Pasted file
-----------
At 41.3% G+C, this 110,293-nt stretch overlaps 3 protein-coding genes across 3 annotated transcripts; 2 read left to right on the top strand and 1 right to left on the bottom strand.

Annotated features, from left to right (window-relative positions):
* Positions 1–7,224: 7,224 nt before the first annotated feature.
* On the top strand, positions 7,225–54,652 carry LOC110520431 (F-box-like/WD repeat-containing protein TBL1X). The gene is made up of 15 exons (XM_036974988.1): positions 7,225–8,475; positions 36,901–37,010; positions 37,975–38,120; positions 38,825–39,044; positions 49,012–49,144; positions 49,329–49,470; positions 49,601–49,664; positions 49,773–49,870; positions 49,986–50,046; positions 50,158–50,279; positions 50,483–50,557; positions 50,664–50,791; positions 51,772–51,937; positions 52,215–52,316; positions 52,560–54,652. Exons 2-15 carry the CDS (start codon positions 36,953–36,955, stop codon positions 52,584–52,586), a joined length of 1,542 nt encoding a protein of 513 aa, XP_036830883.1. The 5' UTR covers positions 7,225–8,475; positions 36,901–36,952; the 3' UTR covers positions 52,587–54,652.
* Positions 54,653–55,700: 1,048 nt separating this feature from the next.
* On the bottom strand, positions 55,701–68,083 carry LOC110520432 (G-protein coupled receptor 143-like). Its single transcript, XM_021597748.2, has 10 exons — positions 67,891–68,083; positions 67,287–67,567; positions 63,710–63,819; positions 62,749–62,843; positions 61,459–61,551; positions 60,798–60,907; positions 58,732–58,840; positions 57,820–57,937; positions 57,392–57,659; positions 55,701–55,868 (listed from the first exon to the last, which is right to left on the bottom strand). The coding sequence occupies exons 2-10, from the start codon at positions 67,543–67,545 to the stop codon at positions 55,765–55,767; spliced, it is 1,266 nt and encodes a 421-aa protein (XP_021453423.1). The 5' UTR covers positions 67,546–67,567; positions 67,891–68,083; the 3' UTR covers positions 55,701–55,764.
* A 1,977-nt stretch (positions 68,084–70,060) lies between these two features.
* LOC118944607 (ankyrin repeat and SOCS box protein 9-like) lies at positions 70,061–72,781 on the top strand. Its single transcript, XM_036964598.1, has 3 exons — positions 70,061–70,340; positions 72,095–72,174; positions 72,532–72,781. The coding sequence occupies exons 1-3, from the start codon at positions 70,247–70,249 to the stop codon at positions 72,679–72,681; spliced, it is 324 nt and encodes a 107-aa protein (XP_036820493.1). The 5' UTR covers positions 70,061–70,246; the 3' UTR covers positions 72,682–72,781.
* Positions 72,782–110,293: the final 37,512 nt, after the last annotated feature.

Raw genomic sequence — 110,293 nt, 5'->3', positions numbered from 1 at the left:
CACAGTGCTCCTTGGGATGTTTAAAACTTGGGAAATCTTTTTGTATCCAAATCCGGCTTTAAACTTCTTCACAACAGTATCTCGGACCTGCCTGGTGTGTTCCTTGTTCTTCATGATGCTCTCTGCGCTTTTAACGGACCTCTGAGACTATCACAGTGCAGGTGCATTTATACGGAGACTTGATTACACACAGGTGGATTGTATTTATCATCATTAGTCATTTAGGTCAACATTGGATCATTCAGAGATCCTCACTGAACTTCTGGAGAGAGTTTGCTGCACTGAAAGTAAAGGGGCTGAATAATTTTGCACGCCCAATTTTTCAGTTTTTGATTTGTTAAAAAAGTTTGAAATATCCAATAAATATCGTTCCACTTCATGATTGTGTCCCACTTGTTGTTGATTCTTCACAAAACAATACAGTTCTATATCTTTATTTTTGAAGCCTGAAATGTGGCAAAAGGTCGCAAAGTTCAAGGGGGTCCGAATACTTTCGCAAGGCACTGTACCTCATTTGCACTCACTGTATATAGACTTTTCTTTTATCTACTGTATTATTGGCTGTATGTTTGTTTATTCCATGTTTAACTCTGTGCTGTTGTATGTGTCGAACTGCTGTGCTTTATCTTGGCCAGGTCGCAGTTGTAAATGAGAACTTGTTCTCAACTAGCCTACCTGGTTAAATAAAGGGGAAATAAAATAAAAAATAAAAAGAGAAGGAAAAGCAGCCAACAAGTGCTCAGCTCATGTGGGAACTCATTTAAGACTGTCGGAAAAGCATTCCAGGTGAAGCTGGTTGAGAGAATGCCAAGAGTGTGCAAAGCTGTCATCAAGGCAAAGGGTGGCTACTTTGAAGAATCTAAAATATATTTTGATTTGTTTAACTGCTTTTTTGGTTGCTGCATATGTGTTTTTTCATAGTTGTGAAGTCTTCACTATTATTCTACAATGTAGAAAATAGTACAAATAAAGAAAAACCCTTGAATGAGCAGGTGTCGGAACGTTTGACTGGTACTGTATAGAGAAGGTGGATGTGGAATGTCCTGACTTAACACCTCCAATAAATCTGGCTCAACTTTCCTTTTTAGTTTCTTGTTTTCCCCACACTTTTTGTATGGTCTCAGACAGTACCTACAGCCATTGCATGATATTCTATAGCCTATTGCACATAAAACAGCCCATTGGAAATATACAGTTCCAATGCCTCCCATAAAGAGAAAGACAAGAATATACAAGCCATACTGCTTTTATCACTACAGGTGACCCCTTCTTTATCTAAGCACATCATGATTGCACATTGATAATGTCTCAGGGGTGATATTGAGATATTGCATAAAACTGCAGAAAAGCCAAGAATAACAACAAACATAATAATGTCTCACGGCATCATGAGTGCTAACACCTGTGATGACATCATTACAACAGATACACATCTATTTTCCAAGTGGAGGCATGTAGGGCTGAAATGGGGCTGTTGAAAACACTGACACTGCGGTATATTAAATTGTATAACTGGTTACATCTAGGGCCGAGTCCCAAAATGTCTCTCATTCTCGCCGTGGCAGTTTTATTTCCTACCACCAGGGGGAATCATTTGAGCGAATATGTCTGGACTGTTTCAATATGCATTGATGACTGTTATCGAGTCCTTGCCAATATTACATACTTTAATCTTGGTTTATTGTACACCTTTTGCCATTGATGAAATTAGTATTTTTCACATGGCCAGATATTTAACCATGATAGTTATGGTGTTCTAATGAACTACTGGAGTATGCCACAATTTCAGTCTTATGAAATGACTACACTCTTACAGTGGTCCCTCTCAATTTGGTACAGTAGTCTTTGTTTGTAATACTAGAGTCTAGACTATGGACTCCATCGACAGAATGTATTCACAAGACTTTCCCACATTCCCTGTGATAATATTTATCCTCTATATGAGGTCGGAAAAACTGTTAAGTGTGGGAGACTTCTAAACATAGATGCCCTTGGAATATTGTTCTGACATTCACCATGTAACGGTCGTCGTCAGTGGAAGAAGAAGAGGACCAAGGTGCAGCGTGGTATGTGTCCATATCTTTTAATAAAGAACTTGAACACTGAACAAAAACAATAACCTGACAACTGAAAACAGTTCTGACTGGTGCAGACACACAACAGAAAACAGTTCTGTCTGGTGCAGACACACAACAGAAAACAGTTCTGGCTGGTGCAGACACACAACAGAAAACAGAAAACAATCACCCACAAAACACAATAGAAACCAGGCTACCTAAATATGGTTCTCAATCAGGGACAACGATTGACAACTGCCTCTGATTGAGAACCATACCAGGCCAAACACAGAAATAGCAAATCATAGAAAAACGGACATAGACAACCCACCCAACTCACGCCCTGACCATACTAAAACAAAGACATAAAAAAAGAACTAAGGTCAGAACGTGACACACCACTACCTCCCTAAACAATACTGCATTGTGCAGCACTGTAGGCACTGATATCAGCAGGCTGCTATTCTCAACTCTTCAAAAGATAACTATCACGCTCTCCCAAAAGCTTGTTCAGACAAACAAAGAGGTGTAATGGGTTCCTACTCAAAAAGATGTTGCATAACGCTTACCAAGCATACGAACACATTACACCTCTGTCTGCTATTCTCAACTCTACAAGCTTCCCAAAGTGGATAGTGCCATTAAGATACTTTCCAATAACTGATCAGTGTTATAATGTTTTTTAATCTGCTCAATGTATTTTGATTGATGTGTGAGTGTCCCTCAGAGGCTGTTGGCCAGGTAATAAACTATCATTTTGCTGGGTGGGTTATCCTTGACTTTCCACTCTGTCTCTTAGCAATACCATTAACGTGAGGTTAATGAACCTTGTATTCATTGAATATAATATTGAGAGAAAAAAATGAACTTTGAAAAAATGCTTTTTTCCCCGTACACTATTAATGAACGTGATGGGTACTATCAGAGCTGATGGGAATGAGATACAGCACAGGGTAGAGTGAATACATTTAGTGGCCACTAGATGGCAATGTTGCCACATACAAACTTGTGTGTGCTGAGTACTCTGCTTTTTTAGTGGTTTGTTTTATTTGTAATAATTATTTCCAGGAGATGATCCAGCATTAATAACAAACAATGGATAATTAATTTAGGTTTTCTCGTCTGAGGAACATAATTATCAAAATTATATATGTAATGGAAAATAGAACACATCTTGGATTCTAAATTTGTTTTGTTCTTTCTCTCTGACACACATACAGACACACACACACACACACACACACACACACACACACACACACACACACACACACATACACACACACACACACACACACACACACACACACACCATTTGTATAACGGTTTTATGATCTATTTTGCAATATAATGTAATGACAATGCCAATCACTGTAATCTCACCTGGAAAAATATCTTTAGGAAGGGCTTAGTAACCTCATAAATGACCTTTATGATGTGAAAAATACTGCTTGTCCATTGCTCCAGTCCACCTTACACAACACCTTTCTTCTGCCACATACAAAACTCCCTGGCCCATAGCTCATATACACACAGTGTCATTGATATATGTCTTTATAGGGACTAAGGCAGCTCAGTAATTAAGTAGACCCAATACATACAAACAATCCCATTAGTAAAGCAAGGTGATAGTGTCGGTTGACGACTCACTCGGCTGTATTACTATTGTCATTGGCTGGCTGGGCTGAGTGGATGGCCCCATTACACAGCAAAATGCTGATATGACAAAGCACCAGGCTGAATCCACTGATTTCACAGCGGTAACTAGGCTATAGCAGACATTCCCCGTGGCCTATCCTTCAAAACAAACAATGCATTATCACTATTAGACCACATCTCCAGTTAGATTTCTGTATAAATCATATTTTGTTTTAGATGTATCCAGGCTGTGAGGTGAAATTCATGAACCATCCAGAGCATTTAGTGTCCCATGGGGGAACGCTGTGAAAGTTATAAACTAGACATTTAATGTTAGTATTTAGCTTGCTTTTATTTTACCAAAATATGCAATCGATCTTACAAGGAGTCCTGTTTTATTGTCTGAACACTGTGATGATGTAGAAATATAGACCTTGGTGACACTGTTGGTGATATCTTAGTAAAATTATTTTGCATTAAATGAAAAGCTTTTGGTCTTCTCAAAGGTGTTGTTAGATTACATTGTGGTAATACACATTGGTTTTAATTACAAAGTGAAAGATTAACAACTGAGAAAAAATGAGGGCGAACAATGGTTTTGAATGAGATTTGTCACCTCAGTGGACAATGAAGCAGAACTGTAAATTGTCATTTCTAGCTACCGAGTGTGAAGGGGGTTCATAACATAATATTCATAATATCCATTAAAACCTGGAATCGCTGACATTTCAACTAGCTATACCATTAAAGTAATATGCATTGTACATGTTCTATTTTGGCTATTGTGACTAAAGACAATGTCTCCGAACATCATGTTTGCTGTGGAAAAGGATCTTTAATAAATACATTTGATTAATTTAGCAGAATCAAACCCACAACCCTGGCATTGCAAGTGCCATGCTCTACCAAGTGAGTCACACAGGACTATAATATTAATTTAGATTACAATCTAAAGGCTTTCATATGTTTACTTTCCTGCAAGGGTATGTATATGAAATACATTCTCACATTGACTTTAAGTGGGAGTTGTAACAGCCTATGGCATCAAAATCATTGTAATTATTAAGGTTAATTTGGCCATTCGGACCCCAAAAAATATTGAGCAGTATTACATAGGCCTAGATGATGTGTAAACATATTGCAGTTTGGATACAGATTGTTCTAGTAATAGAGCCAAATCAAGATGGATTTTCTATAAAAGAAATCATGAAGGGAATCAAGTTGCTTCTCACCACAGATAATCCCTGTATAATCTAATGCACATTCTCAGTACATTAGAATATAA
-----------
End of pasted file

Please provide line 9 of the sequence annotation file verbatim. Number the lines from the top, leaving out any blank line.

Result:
* Positions 72,782–110,293: the final 37,512 nt, after the last annotated feature.